Saturday, June 25, 2011

On Self-Expression, Flashers and Chinese Finger Traps

Photo by Casey Fleser

Do you ever suffer from those dreams where you are somewhere-for instance, at your work or back at high school and, while doing something simple like walking down the hall, you suddenly look down and realize that you are naked? You are filled with horror and embarrassment. It is never clear why you weren't wearing any clothes anyway, and, mortified beyond belief, you attempt to cover yourself with whatever is handy-perhaps a coffee mug or a nice potted plant.

This is what is like being a writer.

Unless you are somebody who is good at writing journalistic opinion pieces, or fantasy novels, writing is an act of desperately dangerous self-exposure. In my case, I am driven to write by a sort of narcissistic fascination with my own thoughts. I like to think that this preoccupation makes me an artist.

Probably, it just makes me an ego-maniac.

I read avidly and I am unbelievably hungry for the words of other writers which illuminate corners of the world previously cast in fuzzy shadow. I enjoy them on the level normal people enjoy chocolate and orgasms. For instance I love Jenny Lawson's blog. Although someday, because of what she writes, men in white suits will probably come to her house to claim her child and commit her to rehab, I am profoundly grateful for her writing.

So, this is what causes me to expose my metaphorical private parts on the Internet, despite otherwise being the kind of person who is happiest operating with a sort of relative anonymity. My practice of remaining largely under the radar is supposed to prevent other people from saddling me with the kind of responsibility that I think will lead to a prodigious public face-plant. Almost my entire life is a scheme to avoid embarrassment. Except my writing.

In writing, honesty seems crucial. Not literal honesty, cash register honesty, necessarily, but saying or describing something with a sort of blind integrity dedicated to revealing the truth that lies at the heart of a particular piece of writing. If there is an ethic of writing, this, for me, is it.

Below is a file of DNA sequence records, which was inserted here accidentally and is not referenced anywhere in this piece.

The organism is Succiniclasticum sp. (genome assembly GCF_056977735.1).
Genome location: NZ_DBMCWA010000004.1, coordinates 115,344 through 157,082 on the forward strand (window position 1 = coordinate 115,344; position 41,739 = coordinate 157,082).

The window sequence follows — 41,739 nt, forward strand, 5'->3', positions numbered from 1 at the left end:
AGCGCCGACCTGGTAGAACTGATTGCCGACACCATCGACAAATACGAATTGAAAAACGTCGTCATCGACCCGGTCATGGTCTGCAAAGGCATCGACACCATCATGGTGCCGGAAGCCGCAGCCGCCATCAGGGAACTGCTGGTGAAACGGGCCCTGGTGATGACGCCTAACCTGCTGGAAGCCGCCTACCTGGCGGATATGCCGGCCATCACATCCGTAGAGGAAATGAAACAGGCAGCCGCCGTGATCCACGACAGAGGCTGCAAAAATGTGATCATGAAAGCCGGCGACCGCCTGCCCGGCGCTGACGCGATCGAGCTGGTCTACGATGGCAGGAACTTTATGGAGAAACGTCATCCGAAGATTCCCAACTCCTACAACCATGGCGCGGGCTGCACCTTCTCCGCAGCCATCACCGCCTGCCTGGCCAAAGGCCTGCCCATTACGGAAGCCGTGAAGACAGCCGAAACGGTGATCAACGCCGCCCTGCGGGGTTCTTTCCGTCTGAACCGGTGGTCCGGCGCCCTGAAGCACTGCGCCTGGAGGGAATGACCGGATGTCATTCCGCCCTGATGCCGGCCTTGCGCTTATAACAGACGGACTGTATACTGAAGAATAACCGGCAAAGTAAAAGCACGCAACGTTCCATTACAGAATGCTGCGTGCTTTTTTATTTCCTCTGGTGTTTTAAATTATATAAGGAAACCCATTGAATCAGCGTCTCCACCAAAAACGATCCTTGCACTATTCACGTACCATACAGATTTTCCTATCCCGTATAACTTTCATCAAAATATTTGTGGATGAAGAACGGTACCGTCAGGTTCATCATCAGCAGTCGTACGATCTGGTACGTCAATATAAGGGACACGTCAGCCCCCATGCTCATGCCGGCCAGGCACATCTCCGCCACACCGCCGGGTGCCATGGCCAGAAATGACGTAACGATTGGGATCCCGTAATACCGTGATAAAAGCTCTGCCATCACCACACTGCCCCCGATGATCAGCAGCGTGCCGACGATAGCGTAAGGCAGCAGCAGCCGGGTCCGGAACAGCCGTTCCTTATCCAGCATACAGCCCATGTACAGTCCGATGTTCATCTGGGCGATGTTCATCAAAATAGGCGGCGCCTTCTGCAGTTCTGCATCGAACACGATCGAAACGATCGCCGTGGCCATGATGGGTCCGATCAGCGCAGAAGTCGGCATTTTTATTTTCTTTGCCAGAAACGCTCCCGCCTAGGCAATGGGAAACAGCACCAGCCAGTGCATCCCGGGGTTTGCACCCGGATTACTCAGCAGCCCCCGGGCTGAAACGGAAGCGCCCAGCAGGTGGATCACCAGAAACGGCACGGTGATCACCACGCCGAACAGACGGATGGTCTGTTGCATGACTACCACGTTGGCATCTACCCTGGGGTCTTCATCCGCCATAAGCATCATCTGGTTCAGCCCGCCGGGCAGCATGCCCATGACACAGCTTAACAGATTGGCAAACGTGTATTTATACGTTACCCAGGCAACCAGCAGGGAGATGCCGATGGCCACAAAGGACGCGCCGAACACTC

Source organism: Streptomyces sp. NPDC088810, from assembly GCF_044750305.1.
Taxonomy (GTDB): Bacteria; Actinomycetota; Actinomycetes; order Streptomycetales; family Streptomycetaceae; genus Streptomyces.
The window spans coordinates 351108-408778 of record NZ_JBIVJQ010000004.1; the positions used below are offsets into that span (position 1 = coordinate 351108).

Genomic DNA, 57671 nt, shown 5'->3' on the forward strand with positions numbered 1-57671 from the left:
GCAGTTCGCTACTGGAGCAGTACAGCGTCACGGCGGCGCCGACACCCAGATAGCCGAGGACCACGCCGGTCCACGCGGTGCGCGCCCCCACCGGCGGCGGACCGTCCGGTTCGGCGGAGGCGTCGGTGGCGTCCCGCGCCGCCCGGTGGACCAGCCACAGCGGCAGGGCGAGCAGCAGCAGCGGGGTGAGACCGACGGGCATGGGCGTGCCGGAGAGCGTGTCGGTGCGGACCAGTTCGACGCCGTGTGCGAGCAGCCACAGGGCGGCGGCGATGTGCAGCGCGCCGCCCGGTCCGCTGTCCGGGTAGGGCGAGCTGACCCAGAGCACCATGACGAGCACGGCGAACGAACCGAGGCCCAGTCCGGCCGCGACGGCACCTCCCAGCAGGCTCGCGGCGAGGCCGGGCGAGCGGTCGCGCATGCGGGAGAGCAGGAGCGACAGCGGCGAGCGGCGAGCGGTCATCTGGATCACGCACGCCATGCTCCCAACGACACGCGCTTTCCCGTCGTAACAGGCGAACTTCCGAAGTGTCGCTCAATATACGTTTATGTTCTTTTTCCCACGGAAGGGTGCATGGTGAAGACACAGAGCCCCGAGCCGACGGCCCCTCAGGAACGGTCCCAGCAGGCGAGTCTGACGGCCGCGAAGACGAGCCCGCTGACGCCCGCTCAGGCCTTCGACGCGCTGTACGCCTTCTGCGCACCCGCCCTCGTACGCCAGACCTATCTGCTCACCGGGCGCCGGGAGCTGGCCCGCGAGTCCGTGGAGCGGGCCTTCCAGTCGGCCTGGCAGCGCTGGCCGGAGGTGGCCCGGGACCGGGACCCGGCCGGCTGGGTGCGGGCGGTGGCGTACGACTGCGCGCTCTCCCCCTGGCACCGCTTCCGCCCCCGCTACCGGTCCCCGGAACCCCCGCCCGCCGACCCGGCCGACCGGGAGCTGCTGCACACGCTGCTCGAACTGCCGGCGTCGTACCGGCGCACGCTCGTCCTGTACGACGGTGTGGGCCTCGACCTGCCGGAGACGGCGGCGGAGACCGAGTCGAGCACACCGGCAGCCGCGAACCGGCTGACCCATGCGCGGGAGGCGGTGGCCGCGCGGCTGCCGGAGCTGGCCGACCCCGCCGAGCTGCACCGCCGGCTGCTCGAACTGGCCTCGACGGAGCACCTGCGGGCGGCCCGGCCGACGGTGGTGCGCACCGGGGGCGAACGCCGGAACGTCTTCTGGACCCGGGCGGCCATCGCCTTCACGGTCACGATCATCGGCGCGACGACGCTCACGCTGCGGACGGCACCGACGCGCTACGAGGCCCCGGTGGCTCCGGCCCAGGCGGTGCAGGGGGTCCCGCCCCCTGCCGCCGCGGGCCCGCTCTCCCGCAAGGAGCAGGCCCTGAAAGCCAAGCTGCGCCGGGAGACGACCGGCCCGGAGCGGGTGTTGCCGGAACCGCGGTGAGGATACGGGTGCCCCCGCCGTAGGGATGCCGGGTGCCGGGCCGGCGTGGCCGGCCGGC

The question I have is how do I reconcile that with my desire to avoid unwanted attention? I think the easiest thing would be to adopt a public alias and and keep my own identity secret. The inherent problem with this is that the only people who ever find and read my writing are friends and family, so, without my true name, I think I have no audience. And, although I write basically for myself, the practice does require at least the illusion of an audience. So I guess I'm basically stuck outing myself as a heathen, foul-mouthed screw-up with a questionable past.

Two metaphors come to mind for this:

The first is the Chinese finger trap. One sticks one's finger into the end in vain hope of some sort of cathartic self-expression, whereupon one finds the finger, and public self, are trapped in the fucking thing, because somebody read it and took it seriously, not realizing the all writers have Multiple Personality Disorder and there is no reason to take anything they say about themselves as entirely true, since it's unknown which aspect of their split psyche actually produced that thought. The finger only comes out when you stop fighting the trap and allow it to remain trapped.

I always feel good about it when I can mix several metaphors only a sentence or two into an explanation.

The second metaphor I have for myself is the Empowered Flasher. Let me explain.

Since I am not willing to deal with the repercussions of actually living a totally self-expressed, naked life, and desire all the benefits that come with keeping everything covered, I will have to deal with my desire to commit my crazy thoughts to writing by writer-flashing people in a creepy-guy-in-trench-coat sort of way while they are on their way to somewhere else. Then, when they look back, they will see me fully clothed and affecting an attitude of disinterested boredom, like "What? I'm just hanging out here on this street corner doing something normal people do".

Photo by Fashionby He

If I could see your thoughts on the Internet, you'd be this crazy, too.

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Faith in Ambiguity by Tara Adams is licensed under a Creative Commons Attribution-NonCommercial-NoDerivs 3.0 Unported License